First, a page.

The first pictures of Black bisexual Batwoman actor Javicia Leslie in her brand new Batsuit have been revealed.
Trailblazing actor Javicia Leslie bagged the role after actor Ruby Rose left The CW series after just one season, and she is set to become the first-ever Black Batwoman.
Leslie will play lesbian Ryan Wilder, the superhero’s new alter-ego, who begins the series living in her van and who takes over the iconic bat cape from billionaire Kate Kane.
According to The CW, while Wilder will at first wear the same suit as Kane, she soon grows into her new role and unveils a re-designed, unique Batsuit in the third episode.
The new suit was conceptualised by Batwoman costume designer Maya Mani and created by Ocean Drive Leather, while her wig created by Janice Workman and her makeup was styled by Cory Roberts.
The suit features a new cowl, red gauntlets over the forearms, shorter boots, and Wilder has red streaks in her natural, curly hair.
Leslie collaborated with with Mani and executive producer Caroline Dries to design the look, and said: “I love the fact that Ryan is becoming her own Batwoman – it’s her style, her swag, and her moment!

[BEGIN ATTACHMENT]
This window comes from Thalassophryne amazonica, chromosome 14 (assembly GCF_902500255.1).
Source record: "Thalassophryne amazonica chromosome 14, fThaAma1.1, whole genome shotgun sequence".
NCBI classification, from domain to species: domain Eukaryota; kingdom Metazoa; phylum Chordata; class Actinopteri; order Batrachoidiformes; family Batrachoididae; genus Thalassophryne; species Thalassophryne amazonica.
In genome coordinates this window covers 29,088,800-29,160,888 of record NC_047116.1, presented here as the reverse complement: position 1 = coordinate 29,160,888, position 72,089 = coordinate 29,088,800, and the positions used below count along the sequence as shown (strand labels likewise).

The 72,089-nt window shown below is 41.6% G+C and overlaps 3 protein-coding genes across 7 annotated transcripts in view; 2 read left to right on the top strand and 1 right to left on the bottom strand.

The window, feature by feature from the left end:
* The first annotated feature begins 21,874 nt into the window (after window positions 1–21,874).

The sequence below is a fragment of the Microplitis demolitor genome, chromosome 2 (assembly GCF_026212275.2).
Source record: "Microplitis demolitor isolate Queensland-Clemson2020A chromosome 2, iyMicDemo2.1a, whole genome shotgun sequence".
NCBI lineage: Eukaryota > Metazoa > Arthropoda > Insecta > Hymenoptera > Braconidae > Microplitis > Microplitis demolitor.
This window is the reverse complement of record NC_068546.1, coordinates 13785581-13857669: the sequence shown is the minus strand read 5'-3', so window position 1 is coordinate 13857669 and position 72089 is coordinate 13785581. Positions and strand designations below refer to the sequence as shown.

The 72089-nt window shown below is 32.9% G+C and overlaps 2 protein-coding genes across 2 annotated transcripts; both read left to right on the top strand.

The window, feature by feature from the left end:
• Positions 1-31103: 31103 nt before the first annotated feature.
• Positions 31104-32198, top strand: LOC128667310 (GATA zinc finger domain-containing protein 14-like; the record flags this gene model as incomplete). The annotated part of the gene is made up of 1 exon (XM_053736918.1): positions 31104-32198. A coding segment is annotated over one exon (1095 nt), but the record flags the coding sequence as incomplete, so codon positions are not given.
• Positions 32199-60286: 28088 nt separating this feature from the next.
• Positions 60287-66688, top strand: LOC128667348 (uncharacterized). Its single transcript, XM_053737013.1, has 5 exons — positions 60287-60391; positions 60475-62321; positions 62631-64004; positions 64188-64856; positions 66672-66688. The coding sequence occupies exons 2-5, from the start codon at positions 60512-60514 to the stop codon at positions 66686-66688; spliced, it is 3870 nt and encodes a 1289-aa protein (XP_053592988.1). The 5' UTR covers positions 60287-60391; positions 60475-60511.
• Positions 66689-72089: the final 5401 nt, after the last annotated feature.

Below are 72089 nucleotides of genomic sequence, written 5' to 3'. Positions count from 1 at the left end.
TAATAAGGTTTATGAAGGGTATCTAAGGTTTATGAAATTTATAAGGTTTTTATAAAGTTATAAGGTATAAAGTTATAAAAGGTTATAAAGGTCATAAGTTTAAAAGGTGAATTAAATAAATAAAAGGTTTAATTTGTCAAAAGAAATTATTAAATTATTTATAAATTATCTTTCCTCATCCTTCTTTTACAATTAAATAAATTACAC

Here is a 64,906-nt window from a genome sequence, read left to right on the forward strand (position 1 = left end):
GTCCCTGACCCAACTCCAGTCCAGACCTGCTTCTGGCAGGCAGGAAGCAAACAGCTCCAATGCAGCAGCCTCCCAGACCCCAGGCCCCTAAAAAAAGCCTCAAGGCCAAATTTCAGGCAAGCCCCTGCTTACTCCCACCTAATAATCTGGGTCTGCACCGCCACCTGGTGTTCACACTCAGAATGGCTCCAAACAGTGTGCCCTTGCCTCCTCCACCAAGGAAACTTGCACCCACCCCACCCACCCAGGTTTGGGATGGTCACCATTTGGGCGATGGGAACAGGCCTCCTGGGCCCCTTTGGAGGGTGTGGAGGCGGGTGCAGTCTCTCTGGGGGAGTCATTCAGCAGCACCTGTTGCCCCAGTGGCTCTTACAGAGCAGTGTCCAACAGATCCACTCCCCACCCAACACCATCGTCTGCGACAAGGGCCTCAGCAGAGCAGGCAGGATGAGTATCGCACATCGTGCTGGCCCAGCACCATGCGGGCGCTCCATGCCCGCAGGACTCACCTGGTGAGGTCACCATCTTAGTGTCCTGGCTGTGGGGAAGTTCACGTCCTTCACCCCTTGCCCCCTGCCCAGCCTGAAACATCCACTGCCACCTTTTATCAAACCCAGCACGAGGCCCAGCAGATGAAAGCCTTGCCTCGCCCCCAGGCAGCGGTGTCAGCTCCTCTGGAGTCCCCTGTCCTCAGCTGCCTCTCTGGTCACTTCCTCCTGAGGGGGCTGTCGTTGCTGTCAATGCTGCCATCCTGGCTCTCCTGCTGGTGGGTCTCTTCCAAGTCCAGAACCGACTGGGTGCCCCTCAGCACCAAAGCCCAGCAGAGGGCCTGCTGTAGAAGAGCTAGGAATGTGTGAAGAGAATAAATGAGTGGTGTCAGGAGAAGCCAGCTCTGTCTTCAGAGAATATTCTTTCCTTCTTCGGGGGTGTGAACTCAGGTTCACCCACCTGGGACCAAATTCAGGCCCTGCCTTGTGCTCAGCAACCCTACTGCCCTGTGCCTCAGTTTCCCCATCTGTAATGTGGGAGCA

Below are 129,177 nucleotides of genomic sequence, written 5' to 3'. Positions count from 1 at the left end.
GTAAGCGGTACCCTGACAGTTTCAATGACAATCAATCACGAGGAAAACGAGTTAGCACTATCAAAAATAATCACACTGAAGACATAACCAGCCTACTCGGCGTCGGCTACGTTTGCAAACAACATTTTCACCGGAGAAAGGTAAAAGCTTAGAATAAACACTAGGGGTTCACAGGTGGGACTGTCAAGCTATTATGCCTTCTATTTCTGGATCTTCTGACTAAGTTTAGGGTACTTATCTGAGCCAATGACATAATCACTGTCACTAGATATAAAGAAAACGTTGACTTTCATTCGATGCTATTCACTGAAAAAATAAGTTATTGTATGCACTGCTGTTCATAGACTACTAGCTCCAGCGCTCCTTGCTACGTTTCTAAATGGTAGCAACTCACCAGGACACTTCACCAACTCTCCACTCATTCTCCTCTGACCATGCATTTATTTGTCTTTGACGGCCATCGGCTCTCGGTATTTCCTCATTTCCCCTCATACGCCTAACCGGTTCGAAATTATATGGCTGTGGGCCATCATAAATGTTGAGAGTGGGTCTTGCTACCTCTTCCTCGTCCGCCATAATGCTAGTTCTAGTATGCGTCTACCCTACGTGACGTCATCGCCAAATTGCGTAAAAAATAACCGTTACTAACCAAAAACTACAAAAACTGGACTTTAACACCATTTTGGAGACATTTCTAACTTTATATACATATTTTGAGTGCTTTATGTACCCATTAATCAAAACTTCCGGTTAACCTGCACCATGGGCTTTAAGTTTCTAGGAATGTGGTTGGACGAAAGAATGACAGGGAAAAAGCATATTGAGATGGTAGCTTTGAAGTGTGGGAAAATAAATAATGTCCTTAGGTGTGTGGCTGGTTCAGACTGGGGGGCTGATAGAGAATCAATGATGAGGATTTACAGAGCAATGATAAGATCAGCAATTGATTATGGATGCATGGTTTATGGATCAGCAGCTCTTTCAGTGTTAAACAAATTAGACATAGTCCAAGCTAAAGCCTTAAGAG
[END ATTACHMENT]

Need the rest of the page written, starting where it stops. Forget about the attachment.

“It was an honour to be able to collaborate with Caroline and Maya. I felt it was important that viewers could tell by the silhouette that Batwoman was a Black girl.
“With the form-fitting suit and beautiful Afro, we definitely nailed it!”
Dries said of the new Batwoman look: “Ryan’s journey starts from a place of, ‘What can this Batsuit do for me?’ But it’s not long before she realizes the power of its symbol and what it can do for everyone else in Gotham City.
“As Ryan embraces everything that makes her special, she adjusts the suit to fit her physically and figuratively. This meant creating a new body design and new cowl that was undeniably a statement that screamed ‘powerful’. Maya Mani sent me her drawings and I loved it.
“The wig was something we never perfected in season one, and Janice Workman crushed it with this new take. Javicia and I saw various prototypes of styles and red ombres, and at one point we were trading our own iPad-doodled versions.
“Janice translated that into what we are looking at now. When I see it, I smile. It makes me feel inspired.”